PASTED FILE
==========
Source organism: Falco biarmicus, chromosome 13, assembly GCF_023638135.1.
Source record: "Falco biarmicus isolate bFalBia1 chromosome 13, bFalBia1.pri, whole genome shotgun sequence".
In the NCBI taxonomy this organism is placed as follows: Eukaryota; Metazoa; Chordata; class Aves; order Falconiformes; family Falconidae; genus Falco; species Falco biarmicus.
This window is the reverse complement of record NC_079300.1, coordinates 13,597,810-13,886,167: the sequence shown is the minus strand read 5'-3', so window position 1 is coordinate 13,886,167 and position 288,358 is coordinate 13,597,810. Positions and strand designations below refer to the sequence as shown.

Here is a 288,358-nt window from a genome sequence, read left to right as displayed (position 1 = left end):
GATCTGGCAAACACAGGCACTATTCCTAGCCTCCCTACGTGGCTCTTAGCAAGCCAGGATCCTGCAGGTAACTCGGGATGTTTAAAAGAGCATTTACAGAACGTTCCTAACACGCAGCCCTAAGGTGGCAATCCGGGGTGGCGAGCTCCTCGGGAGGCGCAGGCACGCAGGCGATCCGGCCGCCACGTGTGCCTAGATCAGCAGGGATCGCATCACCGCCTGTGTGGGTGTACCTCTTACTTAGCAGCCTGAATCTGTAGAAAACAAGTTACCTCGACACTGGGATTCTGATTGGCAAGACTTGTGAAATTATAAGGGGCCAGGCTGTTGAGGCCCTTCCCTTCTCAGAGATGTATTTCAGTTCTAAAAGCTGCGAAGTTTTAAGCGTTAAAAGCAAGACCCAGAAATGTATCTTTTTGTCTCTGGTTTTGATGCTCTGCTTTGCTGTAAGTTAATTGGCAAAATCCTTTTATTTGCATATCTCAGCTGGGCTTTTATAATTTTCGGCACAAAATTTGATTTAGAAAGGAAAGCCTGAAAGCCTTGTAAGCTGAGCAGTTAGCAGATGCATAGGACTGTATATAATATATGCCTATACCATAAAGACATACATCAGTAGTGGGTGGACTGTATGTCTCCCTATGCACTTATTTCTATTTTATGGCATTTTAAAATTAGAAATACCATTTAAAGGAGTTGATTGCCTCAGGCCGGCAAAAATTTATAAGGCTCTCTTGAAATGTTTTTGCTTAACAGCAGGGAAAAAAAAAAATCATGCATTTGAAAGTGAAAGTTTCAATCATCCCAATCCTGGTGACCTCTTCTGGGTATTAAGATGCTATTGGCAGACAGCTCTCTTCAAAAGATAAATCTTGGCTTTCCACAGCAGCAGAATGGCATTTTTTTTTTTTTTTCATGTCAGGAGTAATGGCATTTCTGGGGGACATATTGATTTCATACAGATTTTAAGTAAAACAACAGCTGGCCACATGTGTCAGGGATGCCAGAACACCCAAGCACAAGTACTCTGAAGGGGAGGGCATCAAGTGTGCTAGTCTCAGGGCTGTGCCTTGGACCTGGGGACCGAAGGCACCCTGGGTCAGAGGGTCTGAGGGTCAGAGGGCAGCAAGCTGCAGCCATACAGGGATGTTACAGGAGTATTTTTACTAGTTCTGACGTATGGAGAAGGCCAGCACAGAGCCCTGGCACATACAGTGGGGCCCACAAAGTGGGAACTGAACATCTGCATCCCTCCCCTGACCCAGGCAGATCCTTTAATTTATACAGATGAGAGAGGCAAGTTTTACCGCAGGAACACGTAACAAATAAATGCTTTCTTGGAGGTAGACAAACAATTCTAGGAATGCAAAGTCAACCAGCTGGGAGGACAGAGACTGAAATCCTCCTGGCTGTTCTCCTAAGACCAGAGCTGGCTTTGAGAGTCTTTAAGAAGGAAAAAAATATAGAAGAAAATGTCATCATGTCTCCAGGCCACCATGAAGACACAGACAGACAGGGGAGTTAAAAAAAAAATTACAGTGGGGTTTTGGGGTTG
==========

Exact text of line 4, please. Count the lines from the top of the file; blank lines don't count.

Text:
This window is the reverse complement of record NC_079300.1, coordinates 13,597,810-13,886,167: the sequence shown is the minus strand read 5'-3', so window position 1 is coordinate 13,886,167 and position 288,358 is coordinate 13,597,810. Positions and strand designations below refer to the sequence as shown.